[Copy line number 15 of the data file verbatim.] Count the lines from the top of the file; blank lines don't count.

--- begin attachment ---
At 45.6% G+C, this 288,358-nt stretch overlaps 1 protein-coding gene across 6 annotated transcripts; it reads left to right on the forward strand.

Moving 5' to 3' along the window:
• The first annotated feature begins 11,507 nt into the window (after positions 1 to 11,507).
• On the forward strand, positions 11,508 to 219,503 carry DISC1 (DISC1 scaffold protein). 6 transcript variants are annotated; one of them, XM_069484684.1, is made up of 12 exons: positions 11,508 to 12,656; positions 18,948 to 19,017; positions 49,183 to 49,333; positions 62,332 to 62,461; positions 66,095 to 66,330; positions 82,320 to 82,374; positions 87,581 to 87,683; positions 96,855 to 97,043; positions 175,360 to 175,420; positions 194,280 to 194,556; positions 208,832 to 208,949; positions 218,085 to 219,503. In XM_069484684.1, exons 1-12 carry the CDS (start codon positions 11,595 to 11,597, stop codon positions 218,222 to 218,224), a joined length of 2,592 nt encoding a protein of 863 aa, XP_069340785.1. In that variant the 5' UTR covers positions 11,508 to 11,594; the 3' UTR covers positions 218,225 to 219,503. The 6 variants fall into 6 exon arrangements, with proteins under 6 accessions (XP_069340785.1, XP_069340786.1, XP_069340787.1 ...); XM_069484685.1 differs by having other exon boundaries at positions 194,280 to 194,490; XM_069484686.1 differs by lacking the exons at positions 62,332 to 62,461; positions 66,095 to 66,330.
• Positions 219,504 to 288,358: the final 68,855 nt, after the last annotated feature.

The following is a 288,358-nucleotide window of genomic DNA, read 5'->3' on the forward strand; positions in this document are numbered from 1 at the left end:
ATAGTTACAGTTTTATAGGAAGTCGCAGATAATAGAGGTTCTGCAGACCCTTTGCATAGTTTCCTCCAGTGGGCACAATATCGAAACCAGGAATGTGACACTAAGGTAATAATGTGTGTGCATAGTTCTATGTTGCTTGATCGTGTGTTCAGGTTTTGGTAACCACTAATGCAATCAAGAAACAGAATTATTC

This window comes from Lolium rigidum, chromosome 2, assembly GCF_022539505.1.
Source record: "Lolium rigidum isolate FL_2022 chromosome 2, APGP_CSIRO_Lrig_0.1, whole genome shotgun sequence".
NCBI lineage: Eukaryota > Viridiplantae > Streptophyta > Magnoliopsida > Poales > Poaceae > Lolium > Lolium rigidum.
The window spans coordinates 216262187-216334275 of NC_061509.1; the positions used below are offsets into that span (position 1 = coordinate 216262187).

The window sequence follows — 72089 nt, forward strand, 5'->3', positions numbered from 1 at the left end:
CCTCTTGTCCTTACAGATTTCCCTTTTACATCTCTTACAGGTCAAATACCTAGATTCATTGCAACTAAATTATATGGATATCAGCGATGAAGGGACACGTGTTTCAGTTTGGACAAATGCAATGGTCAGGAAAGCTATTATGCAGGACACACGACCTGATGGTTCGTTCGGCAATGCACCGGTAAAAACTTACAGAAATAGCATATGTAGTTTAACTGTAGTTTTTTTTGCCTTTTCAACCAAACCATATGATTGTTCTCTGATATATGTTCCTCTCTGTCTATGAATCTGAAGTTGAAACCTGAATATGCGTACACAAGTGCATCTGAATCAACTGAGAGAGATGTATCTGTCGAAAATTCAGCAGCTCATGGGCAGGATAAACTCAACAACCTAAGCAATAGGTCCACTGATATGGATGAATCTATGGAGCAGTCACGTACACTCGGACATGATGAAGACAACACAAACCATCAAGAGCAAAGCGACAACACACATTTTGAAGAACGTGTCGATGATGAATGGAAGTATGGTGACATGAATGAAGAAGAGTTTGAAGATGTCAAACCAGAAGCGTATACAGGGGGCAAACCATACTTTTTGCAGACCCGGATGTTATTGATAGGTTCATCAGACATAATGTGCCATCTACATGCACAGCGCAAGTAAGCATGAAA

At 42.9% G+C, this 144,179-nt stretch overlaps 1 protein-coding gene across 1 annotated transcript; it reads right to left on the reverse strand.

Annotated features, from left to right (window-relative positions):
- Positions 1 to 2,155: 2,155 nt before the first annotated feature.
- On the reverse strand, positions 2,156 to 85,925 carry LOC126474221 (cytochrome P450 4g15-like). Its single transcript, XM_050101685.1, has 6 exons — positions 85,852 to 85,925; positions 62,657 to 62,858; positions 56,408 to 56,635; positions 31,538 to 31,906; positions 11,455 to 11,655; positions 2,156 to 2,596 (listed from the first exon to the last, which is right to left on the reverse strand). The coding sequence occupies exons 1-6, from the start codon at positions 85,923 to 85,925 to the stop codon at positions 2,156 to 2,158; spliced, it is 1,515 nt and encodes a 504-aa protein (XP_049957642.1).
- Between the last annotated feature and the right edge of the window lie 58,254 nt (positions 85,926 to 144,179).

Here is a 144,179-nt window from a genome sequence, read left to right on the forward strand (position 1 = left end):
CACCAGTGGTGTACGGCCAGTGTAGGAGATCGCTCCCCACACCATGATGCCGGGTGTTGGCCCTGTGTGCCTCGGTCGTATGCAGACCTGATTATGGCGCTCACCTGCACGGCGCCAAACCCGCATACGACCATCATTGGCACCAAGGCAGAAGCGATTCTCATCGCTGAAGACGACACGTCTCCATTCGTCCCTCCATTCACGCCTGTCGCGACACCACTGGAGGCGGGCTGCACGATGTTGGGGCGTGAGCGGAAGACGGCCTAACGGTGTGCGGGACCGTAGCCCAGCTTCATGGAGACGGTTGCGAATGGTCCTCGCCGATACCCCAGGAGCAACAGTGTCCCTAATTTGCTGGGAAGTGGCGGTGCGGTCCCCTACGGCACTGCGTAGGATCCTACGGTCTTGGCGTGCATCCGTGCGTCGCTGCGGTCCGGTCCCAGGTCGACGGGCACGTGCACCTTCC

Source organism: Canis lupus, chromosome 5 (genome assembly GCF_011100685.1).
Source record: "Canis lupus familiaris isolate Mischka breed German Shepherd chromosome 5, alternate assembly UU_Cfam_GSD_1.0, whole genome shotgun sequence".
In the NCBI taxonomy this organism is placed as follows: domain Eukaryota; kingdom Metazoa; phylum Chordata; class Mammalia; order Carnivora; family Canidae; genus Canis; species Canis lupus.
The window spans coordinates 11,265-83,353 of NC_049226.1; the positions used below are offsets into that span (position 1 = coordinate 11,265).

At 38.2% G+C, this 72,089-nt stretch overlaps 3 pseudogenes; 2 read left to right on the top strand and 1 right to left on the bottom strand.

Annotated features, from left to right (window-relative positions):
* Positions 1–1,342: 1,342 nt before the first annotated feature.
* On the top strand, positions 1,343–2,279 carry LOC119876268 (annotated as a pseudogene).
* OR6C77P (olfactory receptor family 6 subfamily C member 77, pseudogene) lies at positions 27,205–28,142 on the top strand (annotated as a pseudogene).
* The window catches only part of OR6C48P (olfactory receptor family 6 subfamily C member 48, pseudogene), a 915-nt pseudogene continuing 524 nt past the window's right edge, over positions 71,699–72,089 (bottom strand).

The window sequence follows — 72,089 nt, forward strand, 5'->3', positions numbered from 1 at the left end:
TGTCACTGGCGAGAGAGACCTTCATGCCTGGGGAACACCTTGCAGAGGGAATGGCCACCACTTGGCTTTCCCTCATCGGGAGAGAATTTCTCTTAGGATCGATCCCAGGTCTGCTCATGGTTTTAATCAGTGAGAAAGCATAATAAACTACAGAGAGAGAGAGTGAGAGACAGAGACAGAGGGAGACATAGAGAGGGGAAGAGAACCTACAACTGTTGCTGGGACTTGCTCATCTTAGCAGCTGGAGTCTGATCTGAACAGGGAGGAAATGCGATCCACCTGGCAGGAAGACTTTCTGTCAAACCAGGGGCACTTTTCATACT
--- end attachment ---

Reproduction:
Annotated features, from left to right (window-relative positions):